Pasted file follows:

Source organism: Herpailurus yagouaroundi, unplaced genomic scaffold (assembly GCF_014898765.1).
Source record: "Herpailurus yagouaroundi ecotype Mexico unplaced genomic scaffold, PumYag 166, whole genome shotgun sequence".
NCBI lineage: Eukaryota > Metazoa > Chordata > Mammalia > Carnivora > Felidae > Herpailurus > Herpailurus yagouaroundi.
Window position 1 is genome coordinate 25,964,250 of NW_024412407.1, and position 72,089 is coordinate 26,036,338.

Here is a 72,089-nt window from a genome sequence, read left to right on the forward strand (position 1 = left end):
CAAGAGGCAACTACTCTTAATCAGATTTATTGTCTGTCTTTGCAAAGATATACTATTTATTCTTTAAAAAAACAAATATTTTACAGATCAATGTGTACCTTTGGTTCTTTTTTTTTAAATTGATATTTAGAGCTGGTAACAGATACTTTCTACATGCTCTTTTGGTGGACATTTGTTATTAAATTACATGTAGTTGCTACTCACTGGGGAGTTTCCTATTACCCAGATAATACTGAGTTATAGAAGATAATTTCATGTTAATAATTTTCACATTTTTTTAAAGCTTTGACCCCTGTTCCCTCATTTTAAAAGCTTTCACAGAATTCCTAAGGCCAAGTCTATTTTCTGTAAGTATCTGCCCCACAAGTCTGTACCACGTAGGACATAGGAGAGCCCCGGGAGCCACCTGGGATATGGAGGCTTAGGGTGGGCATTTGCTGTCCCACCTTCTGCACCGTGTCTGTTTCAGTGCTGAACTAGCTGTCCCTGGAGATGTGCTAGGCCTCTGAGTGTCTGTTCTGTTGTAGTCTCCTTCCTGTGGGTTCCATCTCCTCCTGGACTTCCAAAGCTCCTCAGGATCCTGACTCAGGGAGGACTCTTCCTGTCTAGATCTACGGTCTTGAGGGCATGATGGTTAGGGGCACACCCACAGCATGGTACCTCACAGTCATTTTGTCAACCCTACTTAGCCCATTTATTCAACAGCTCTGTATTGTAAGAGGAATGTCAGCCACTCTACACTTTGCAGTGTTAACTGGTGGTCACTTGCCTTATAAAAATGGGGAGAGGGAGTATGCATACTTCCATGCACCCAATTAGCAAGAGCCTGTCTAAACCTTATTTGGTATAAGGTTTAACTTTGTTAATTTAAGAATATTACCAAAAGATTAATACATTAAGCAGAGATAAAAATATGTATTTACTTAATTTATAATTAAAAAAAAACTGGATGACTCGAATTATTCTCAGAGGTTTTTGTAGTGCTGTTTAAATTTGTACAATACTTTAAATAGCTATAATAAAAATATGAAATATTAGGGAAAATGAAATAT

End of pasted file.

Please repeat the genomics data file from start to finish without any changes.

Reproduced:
Source organism: Herpailurus yagouaroundi, unplaced genomic scaffold (assembly GCF_014898765.1).
Source record: "Herpailurus yagouaroundi ecotype Mexico unplaced genomic scaffold, PumYag 166, whole genome shotgun sequence".
NCBI lineage: Eukaryota > Metazoa > Chordata > Mammalia > Carnivora > Felidae > Herpailurus > Herpailurus yagouaroundi.
Window position 1 is genome coordinate 25,964,250 of NW_024412407.1, and position 72,089 is coordinate 26,036,338.

Here is a 72,089-nt window from a genome sequence, read left to right on the forward strand (position 1 = left end):
CAAGAGGCAACTACTCTTAATCAGATTTATTGTCTGTCTTTGCAAAGATATACTATTTATTCTTTAAAAAAACAAATATTTTACAGATCAATGTGTACCTTTGGTTCTTTTTTTTTAAATTGATATTTAGAGCTGGTAACAGATACTTTCTACATGCTCTTTTGGTGGACATTTGTTATTAAATTACATGTAGTTGCTACTCACTGGGGAGTTTCCTATTACCCAGATAATACTGAGTTATAGAAGATAATTTCATGTTAATAATTTTCACATTTTTTTAAAGCTTTGACCCCTGTTCCCTCATTTTAAAAGCTTTCACAGAATTCCTAAGGCCAAGTCTATTTTCTGTAAGTATCTGCCCCACAAGTCTGTACCACGTAGGACATAGGAGAGCCCCGGGAGCCACCTGGGATATGGAGGCTTAGGGTGGGCATTTGCTGTCCCACCTTCTGCACCGTGTCTGTTTCAGTGCTGAACTAGCTGTCCCTGGAGATGTGCTAGGCCTCTGAGTGTCTGTTCTGTTGTAGTCTCCTTCCTGTGGGTTCCATCTCCTCCTGGACTTCCAAAGCTCCTCAGGATCCTGACTCAGGGAGGACTCTTCCTGTCTAGATCTACGGTCTTGAGGGCATGATGGTTAGGGGCACACCCACAGCATGGTACCTCACAGTCATTTTGTCAACCCTACTTAGCCCATTTATTCAACAGCTCTGTATTGTAAGAGGAATGTCAGCCACTCTACACTTTGCAGTGTTAACTGGTGGTCACTTGCCTTATAAAAATGGGGAGAGGGAGTATGCATACTTCCATGCACCCAATTAGCAAGAGCCTGTCTAAACCTTATTTGGTATAAGGTTTAACTTTGTTAATTTAAGAATATTACCAAAAGATTAATACATTAAGCAGAGATAAAAATATGTATTTACTTAATTTATAATTAAAAAAAAACTGGATGACTCGAATTATTCTCAGAGGTTTTTGTAGTGCTGTTTAAATTTGTACAATACTTTAAATAGCTATAATAAAAATATGAAATATTAGGGAAAATGAAATAT